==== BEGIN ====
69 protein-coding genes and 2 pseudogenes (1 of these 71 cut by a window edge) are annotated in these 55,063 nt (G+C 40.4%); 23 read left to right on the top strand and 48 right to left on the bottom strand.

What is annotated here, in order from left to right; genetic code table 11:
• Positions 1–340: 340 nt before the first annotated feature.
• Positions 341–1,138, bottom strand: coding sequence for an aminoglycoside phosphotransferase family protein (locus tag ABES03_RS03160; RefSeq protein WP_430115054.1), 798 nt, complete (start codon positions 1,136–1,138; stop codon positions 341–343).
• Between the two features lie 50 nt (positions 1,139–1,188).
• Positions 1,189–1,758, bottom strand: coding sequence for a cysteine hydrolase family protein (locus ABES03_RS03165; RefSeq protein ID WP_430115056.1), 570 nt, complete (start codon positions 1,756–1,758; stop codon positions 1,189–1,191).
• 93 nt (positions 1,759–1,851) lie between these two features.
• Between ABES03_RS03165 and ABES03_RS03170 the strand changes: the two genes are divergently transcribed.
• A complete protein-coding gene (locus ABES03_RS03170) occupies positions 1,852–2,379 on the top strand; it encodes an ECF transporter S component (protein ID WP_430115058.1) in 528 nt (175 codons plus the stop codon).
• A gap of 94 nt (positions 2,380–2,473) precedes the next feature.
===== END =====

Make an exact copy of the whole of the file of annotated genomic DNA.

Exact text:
69 protein-coding genes and 2 pseudogenes (1 of these 71 cut by a window edge) are annotated in these 55,063 nt (G+C 40.4%); 23 read left to right on the top strand and 48 right to left on the bottom strand.

What is annotated here, in order from left to right; genetic code table 11:
• Positions 1–340: 340 nt before the first annotated feature.
• Positions 341–1,138, bottom strand: coding sequence for an aminoglycoside phosphotransferase family protein (locus tag ABES03_RS03160; RefSeq protein WP_430115054.1), 798 nt, complete (start codon positions 1,136–1,138; stop codon positions 341–343).
• Between the two features lie 50 nt (positions 1,139–1,188).
• Positions 1,189–1,758, bottom strand: coding sequence for a cysteine hydrolase family protein (locus ABES03_RS03165; RefSeq protein ID WP_430115056.1), 570 nt, complete (start codon positions 1,756–1,758; stop codon positions 1,189–1,191).
• 93 nt (positions 1,759–1,851) lie between these two features.
• Between ABES03_RS03165 and ABES03_RS03170 the strand changes: the two genes are divergently transcribed.
• A complete protein-coding gene (locus ABES03_RS03170) occupies positions 1,852–2,379 on the top strand; it encodes an ECF transporter S component (protein ID WP_430115058.1) in 528 nt (175 codons plus the stop codon).
• A gap of 94 nt (positions 2,380–2,473) precedes the next feature.